The fruitful engineering talents of Mike Costin and Keith Duckworth, the irrepressible spirit of Gilles Villeneuve or the pioneering medical work of Sid Watkins? Whichever way votes had been cast, the Hall of Fame’s latest Formula 1 inductee would have been warmly received. It’s doubtful that anyone other than Watkins would have triggered quite such an emotional response, however.
Ron Dennis was on hand to present the award. The McLaren boss is seldom lost for words, but his voice faltered at first mention of Watkins’s candidature. The former F1 medical delegate, who worked in GP racing from the late 1970s and died in 2012, aged 84, was, Dennis said, “a really dear friend”.
Once Watkins’s induction had been confirmed, his widow Susan and son Alistair stepped up to the stage. “I’m very proud indeed of his legacy,” Susan said. “He was a remarkable man. The holy trinity for Sid was the safety of the drivers, circuits and cars.”
Alistair added, “His main career was outside motor sport, with NHS politics and neurosurgery, but weekends meant F1 – and that was his passion. He was everyone’s friend and became famous for his statutory response whenever somebody had a problem – have a large whisky and a couple of aspirin, then go to bed.”
Watkins is perhaps best known for rapid interventions that saved the lives of Martin Donnelly, at Jerez in 1990, and Mika Häkkinen at Adelaide in 1995. “His contribution was immense,” Dennis said, “but it was the behind-the-scenes Sid that was so amazing. I recall a story of a family visiting Susan and Sid, for a day’s angling. Nothing was caught, but Sid had a salmon in the refrigerator. He was about to start cleaning it when a six-year-old girl walked into the kitchen and asked what he was doing. Sid replied, ‘I’m about to dissect this fish.’ The young girl was completely focused on this, then went back to her mother and said, ‘I’m going to be a doctor.’ As time moved on, she passed her A-levels and got into Oxford Medical School. In her personal statement she wrote, ‘It all started with a fish.’ That was my daughter, who is now a doctor. It was the way he mentored her that epitomised Sid’s care for people at all levels.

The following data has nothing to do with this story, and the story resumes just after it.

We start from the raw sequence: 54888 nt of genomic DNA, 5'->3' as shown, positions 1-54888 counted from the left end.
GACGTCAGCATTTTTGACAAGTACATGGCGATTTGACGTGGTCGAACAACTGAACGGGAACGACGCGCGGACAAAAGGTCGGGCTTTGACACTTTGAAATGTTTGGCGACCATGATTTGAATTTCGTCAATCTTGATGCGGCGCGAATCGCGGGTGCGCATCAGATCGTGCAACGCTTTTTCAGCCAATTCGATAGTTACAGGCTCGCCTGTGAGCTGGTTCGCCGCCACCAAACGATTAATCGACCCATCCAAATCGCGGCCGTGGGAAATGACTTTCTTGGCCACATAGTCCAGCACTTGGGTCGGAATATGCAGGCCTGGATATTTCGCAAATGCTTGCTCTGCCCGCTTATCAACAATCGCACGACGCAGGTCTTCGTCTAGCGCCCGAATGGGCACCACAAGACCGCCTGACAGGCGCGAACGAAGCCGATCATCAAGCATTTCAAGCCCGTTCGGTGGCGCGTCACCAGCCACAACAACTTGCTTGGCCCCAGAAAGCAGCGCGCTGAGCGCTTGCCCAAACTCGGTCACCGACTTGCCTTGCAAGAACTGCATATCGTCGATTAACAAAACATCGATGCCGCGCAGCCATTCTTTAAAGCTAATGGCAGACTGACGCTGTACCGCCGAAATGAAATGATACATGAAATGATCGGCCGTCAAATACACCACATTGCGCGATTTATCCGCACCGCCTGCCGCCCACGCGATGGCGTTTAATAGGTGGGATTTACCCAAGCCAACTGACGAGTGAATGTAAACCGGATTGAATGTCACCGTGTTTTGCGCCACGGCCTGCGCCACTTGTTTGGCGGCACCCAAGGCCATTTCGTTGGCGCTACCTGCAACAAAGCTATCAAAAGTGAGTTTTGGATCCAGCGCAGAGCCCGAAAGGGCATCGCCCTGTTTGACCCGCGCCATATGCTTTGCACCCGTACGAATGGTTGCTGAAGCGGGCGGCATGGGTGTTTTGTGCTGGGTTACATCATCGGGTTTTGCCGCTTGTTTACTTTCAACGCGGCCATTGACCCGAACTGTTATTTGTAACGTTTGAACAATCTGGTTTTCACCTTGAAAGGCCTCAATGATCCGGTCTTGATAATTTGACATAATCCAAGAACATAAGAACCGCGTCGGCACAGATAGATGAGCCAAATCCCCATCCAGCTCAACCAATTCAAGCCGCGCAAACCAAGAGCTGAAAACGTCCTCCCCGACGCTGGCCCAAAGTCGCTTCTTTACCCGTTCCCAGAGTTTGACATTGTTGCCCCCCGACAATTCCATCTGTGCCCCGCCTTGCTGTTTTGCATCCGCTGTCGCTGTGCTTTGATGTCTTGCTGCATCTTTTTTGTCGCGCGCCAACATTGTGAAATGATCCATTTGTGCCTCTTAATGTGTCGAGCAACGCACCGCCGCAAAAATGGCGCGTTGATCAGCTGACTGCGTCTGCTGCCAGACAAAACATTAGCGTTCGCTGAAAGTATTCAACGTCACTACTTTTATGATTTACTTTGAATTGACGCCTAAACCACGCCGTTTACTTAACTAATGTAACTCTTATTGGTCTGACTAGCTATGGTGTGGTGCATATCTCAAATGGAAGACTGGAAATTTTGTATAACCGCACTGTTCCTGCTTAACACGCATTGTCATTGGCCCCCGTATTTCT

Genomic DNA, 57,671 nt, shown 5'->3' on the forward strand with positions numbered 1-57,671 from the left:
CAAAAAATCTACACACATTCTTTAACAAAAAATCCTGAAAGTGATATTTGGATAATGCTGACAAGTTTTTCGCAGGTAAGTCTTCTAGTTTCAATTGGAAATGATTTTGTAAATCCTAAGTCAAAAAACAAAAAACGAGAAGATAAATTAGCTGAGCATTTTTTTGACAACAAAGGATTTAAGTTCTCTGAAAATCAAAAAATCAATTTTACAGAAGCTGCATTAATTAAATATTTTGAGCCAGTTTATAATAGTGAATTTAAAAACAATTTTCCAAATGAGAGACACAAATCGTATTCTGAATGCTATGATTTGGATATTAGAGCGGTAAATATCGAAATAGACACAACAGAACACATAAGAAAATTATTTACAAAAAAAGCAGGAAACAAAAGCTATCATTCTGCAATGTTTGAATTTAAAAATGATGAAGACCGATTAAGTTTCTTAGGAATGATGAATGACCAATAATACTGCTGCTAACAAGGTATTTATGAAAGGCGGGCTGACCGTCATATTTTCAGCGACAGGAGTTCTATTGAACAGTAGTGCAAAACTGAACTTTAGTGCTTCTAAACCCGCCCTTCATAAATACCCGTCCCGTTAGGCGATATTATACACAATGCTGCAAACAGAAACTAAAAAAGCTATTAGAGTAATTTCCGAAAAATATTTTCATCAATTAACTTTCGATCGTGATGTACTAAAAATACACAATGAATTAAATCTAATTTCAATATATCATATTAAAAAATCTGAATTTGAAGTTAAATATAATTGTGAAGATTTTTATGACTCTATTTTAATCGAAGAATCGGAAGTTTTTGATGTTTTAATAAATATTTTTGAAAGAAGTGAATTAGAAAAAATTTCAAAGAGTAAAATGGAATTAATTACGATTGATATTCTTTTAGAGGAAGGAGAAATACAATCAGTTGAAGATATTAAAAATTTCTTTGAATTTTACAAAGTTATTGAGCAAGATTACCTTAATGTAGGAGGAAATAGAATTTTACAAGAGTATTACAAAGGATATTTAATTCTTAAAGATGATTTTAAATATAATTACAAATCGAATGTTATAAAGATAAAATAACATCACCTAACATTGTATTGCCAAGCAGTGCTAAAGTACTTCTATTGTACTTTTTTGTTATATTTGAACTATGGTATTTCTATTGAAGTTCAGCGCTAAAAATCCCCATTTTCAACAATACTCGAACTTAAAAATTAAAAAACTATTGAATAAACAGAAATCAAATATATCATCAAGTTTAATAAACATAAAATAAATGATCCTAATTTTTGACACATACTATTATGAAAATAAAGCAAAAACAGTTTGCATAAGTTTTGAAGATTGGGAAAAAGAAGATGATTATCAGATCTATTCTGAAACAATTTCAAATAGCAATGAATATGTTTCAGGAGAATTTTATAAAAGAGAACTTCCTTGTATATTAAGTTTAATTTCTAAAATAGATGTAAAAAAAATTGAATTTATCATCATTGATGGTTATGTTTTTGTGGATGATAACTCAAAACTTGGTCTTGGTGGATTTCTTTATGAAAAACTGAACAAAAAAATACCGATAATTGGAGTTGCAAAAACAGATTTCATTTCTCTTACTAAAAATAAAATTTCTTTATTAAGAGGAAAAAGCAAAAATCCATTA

“Every solution had a glass of whisky in it – often more than one. We would frequently exceed our alcoholic threshold and I would get such a telling-off from Susan for influencing him…” Simon Arron
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